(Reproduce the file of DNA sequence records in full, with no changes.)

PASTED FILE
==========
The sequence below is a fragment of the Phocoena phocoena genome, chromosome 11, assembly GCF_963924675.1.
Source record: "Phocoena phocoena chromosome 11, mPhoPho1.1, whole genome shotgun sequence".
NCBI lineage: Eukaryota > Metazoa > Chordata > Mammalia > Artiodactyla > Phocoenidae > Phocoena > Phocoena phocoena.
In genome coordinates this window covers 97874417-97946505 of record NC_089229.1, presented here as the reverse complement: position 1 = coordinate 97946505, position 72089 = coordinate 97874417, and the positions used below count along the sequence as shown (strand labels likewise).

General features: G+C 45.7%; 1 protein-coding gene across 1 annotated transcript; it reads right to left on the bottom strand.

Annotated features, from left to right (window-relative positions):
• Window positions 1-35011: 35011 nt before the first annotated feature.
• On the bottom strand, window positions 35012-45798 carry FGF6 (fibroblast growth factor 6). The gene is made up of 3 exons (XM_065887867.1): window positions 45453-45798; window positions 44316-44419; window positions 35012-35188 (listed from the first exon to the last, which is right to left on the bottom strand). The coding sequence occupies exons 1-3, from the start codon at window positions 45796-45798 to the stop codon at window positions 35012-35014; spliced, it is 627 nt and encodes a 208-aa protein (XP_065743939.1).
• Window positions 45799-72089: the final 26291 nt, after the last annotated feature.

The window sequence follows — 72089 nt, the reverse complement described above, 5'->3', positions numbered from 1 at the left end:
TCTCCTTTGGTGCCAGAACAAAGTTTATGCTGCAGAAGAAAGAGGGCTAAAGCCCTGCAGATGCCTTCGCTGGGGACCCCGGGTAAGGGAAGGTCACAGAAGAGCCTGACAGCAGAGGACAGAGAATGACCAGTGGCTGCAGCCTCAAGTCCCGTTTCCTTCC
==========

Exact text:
The sequence below is a fragment of the Phocoena phocoena genome, chromosome 11, assembly GCF_963924675.1.
Source record: "Phocoena phocoena chromosome 11, mPhoPho1.1, whole genome shotgun sequence".
NCBI lineage: Eukaryota > Metazoa > Chordata > Mammalia > Artiodactyla > Phocoenidae > Phocoena > Phocoena phocoena.
In genome coordinates this window covers 97874417-97946505 of record NC_089229.1, presented here as the reverse complement: position 1 = coordinate 97946505, position 72089 = coordinate 97874417, and the positions used below count along the sequence as shown (strand labels likewise).

General features: G+C 45.7%; 1 protein-coding gene across 1 annotated transcript; it reads right to left on the bottom strand.

Annotated features, from left to right (window-relative positions):
• Window positions 1-35011: 35011 nt before the first annotated feature.
• On the bottom strand, window positions 35012-45798 carry FGF6 (fibroblast growth factor 6). The gene is made up of 3 exons (XM_065887867.1): window positions 45453-45798; window positions 44316-44419; window positions 35012-35188 (listed from the first exon to the last, which is right to left on the bottom strand). The coding sequence occupies exons 1-3, from the start codon at window positions 45796-45798 to the stop codon at window positions 35012-35014; spliced, it is 627 nt and encodes a 208-aa protein (XP_065743939.1).
• Window positions 45799-72089: the final 26291 nt, after the last annotated feature.

The window sequence follows — 72089 nt, the reverse complement described above, 5'->3', positions numbered from 1 at the left end:
TCTCCTTTGGTGCCAGAACAAAGTTTATGCTGCAGAAGAAAGAGGGCTAAAGCCCTGCAGATGCCTTCGCTGGGGACCCCGGGTAAGGGAAGGTCACAGAAGAGCCTGACAGCAGAGGACAGAGAATGACCAGTGGCTGCAGCCTCAAGTCCCGTTTCCTTCC